From Unilever’s chief marketing officer Keith Weed telling the industry to “Drain the Swamp!”, via the Cambridge Analytica scandal, to the rise of ad blockers, 2018 has been the year online advertising quality entered every discussion – from publishers and ad tech vendors to agencies, marketers and even consumers.
As part of a targeted response, that also includes the wider adoption of crucial viewability and brand safety tracking standards, the marketing industry is uniting behind a common effort to improve advertising quality, led by the IAB, under the banner of the Coalition for Better Ads.
Since its inception in 2016, the CBA has successfully identified the four types of desktop web ads and eight types of mobile web ads that rank lowest across a range of user experience factors and that are most highly correlated to the adoption of ad blockers, thus falling below the threshold of consumer acceptability.
Formats such as auto-playing video ads with sound, pop-ups, flashing animated ads, large sticky ads and those take up more than 30% of the screen are all considered “least preferred” among consumers.
Based on this research, the CBA is now working to certify publishers, browsers and ad tech companies that help stop these disruptive ad practices. Google has also rolled out an update to their Chrome browser that automatically blocks unsuitable ads, and has integrated tools within its widely used publisher ad stack to drive CBA standards. While the CBA has not officially launched in Asia, the global nature of the consumer internet and marketing technology means these standards are already widely impacting advertising in the region.
The new standards are great first steps. However, the CBA currently only covers desktop and mobile web. Given that consumers spend more time in-app than any other online channel – at least 50% of consumer online time is spent in-app across Asia – it’s significant that the CBA is now expanding its remit to examine and address the quality of in-app advertising.
Here at AdColony, we have joined the CBA this month to help drive these emerging in-app standards. We’re also looking forward to leveraging insights gained on in-app advertising across other online channels, and we think it’s extremely important that both brands and publishers start leaning more heavily into ad formats that work – and that consumers prefer.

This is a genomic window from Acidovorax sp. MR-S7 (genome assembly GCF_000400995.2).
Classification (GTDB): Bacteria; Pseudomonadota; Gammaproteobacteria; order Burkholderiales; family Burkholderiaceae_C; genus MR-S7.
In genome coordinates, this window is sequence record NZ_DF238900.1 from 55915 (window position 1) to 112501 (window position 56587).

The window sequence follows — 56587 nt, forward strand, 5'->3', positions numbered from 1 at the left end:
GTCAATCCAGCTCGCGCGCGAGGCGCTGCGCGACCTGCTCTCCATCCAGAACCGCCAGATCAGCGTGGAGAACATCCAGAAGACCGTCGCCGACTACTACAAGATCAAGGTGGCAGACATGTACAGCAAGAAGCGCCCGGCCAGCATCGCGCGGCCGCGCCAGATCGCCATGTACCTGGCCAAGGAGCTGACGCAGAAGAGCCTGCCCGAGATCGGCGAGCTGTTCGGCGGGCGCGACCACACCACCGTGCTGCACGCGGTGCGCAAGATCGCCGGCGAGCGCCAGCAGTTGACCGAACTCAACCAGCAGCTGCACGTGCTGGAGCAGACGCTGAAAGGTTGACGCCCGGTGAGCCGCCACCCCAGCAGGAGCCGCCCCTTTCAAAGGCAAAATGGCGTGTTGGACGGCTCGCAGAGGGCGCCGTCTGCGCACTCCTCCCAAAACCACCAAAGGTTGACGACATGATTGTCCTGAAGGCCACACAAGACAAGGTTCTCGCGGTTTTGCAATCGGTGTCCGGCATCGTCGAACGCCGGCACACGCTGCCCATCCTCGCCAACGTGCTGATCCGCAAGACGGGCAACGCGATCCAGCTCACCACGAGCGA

One big opportunity we see is around user-initiated video, in which consumers choose to watch a video ad, typically in exchange for some sort of value – access to gated content or in-app currency are two great examples.
Latest data from Millward Brown shows that user-initiated video is the most accepted ad format across all age groups, with 68% of consumers finding it to be acceptable advertising, compared to as low as 20% acceptability for other commonly used ad formats.
User-initiated video is new to many marketers raised in a web-first world, and it can be surprising to see consumers so broadly positive about the format in comparison to other online advertising. The key is the opt-in experience, with permission sought for every ad shown, meaning consumers are clear they won’t get an ad if they don’t want one. But importantly user-initiated advertising also makes explicit, in a respectful and transparent way, the value exchange inherent to all advertising – “watch this ad to get this thing you want” – and therefore gives consumers an opportunity to think, and a reason to say “yes” to ads.
Brands love user-initiated video as studies show the positive consumer experience translates to higher brand uplift than standard formats. They also enjoy 98% viewability rates tracked using providers such as IAS or Moat, and 85% and higher video completion rates. Permission based advertising works.
As marketers, we live in interesting times. Consumers have become wary of online advertising and tracking. They increasingly turn to ad blockers to create a manageable online experience, and spend large chunks of time in ecosystems with the option to pay for an ad-free experience, such as Netflix or Spotify. Fundamentally, consumers reject being traded as a commodity by the big online advertising platforms. They want control. These are seismic shifts in the landscape.
From publishers to ad tech companies, agencies and advertisers, when consumers have undesirable or negative experiences online, everyone is impacted. In 2018, it is no longer best practice, or even necessary, to treat consumers to a poor online advertising experience. From reduction in ad clutter, better ad formats, to new techniques such as user-initiated ads, the industry is evolving to meet ever smarter consumers.
The Coalition for Better Ads is about the advertising industry moving towards a respectful and transparent conversation with consumers, and that’s something all of us should welcome – both as marketers and as consumers ourselves.
Tom Simpson is the vice president of programmatic in Asia Pacific at AdColony.
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